Buoyant Medeva seeks a new fix

THE INVESTMENT COLUMN

Shares in Medeva, the drugs group, have proved surprisingly resilient to shocks. At 228p, down 1p yesterday, they have recovered all of the precipitous fall of two years ago, when the company's previous go-go rating was severely dented by a profits warning. Half the 13p loss recorded last Tuesday after the abrupt ending of merger talks with rival Fisons has also been clawed back.

Their strength is partly due to Medeva's continuing ability to deliver the goods, despite the City's increased scepticism about its strategy of acquiring and developing late-stage products and businesses. Half-year profits to June, up 31 per cent to pounds 28.9m, were bang in line with last week's estimate alongside the Fisons announcement.

The problem is that Medeva remains heavily reliant on one product, Methylphenidate, a drug that helps calm down unruly children and, increasingly, adults as well. In effect, all the sales growth in the half-year came from this one preparation, which has increased its share of the main US market to 67 per cent and provided part of a two-point gross margin gain.

Medeva counters that most of the earnings come in the second half, when its Fluvirin flu vaccine is sold ahead of the flu season. Orders are already 40 per cent up to a record.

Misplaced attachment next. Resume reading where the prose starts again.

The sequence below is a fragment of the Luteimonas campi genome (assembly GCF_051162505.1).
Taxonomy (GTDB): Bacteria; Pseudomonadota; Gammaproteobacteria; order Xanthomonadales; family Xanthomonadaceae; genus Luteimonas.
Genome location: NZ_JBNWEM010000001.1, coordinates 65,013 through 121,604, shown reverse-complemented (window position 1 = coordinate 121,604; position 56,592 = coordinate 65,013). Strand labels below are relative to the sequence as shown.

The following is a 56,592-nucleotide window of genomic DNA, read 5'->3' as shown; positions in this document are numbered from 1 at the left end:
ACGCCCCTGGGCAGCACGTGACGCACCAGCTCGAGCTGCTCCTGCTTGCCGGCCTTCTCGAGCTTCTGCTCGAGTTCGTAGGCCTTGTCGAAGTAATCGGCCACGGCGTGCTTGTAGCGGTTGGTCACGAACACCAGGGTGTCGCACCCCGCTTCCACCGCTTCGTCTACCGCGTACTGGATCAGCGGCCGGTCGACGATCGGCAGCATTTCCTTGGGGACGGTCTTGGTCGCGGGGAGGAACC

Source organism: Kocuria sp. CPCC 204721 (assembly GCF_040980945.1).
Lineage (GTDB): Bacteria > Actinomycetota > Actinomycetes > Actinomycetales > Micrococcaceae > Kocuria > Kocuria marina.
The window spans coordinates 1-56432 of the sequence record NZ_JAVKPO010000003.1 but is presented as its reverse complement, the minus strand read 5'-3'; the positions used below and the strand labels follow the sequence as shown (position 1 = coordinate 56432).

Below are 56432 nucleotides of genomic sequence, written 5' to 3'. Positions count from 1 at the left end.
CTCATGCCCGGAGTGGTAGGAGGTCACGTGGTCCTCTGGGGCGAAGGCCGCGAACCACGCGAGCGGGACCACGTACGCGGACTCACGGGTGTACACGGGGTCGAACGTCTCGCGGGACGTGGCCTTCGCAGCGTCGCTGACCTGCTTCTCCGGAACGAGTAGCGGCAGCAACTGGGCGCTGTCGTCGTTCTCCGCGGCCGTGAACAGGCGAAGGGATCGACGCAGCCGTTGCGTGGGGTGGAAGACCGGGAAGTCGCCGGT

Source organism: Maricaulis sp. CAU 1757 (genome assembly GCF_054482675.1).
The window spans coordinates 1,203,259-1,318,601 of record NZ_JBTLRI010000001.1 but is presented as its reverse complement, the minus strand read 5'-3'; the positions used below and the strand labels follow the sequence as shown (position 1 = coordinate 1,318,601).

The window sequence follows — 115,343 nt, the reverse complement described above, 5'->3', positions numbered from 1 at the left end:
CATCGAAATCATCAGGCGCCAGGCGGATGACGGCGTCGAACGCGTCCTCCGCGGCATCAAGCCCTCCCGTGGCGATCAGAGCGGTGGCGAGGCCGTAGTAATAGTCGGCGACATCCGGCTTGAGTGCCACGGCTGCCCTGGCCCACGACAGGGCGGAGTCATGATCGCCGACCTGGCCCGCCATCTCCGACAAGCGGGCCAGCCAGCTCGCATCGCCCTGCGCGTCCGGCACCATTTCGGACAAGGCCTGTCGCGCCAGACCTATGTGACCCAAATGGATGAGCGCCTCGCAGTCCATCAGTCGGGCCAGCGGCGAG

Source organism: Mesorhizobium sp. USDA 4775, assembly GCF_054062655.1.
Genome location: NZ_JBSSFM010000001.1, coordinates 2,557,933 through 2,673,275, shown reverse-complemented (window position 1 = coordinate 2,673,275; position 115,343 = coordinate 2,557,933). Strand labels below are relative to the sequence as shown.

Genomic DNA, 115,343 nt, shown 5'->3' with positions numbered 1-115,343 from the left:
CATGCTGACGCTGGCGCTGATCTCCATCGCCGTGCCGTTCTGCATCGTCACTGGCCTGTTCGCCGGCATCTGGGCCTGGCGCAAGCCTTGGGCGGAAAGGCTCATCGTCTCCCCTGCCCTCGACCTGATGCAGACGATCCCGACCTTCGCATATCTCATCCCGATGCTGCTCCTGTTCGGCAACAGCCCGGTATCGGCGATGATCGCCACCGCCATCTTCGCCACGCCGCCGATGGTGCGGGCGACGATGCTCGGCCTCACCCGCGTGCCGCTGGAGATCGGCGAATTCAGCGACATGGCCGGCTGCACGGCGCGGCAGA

Even so, the drug accounted for much of the top-line growth for the whole of 1994 and sales will almost certainly come under pressure if, as seems likely, Johnson Matthey's generic competitor receives US regulatory approval by 1996.

Medeva is pinning its hopes on a range of newer products between now and then to fill the pipeline, although many have their own problems. The albuterol generic metered dose inhaler, to attack the $400m-$500m market for asthma dominated by Glaxo and Schering-Plough, already looks a bit old-fashioned, given its dependence on soon-to-be-banned CFC gases. Inhalon, bought in December, launched its new inhaled anaesthetics on time earlier this month, but it still faces a lawsuit from a BOC-owned rival company. Even Hepagene, which holds out the prospect of a breakthrough in preventing hepatitis B, is still embroiled in patent litigation.